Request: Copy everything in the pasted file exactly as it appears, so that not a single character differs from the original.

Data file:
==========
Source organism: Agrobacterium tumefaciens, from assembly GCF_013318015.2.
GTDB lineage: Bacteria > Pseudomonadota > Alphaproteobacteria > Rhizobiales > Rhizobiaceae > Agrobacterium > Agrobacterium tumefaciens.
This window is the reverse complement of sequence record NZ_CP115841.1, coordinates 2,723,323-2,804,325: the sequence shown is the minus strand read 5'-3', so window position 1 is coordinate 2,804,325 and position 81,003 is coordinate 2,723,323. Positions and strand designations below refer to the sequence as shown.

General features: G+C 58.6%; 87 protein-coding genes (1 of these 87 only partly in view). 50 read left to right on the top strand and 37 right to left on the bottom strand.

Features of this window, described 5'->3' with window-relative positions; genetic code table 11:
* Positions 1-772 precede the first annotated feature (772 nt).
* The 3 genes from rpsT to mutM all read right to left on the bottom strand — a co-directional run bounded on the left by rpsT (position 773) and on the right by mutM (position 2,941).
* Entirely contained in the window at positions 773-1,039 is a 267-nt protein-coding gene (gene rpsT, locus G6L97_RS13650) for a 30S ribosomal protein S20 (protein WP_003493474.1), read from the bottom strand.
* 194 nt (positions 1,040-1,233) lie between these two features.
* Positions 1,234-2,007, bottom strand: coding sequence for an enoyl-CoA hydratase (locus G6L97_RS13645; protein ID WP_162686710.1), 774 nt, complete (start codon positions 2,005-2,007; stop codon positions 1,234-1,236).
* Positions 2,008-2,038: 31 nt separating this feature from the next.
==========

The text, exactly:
Source organism: Agrobacterium tumefaciens, from assembly GCF_013318015.2.
GTDB lineage: Bacteria > Pseudomonadota > Alphaproteobacteria > Rhizobiales > Rhizobiaceae > Agrobacterium > Agrobacterium tumefaciens.
This window is the reverse complement of sequence record NZ_CP115841.1, coordinates 2,723,323-2,804,325: the sequence shown is the minus strand read 5'-3', so window position 1 is coordinate 2,804,325 and position 81,003 is coordinate 2,723,323. Positions and strand designations below refer to the sequence as shown.

General features: G+C 58.6%; 87 protein-coding genes (1 of these 87 only partly in view). 50 read left to right on the top strand and 37 right to left on the bottom strand.

Features of this window, described 5'->3' with window-relative positions; genetic code table 11:
* Positions 1-772 precede the first annotated feature (772 nt).
* The 3 genes from rpsT to mutM all read right to left on the bottom strand — a co-directional run bounded on the left by rpsT (position 773) and on the right by mutM (position 2,941).
* Entirely contained in the window at positions 773-1,039 is a 267-nt protein-coding gene (gene rpsT, locus G6L97_RS13650) for a 30S ribosomal protein S20 (protein WP_003493474.1), read from the bottom strand.
* 194 nt (positions 1,040-1,233) lie between these two features.
* Positions 1,234-2,007, bottom strand: coding sequence for an enoyl-CoA hydratase (locus G6L97_RS13645; protein ID WP_162686710.1), 774 nt, complete (start codon positions 2,005-2,007; stop codon positions 1,234-1,236).
* Positions 2,008-2,038: 31 nt separating this feature from the next.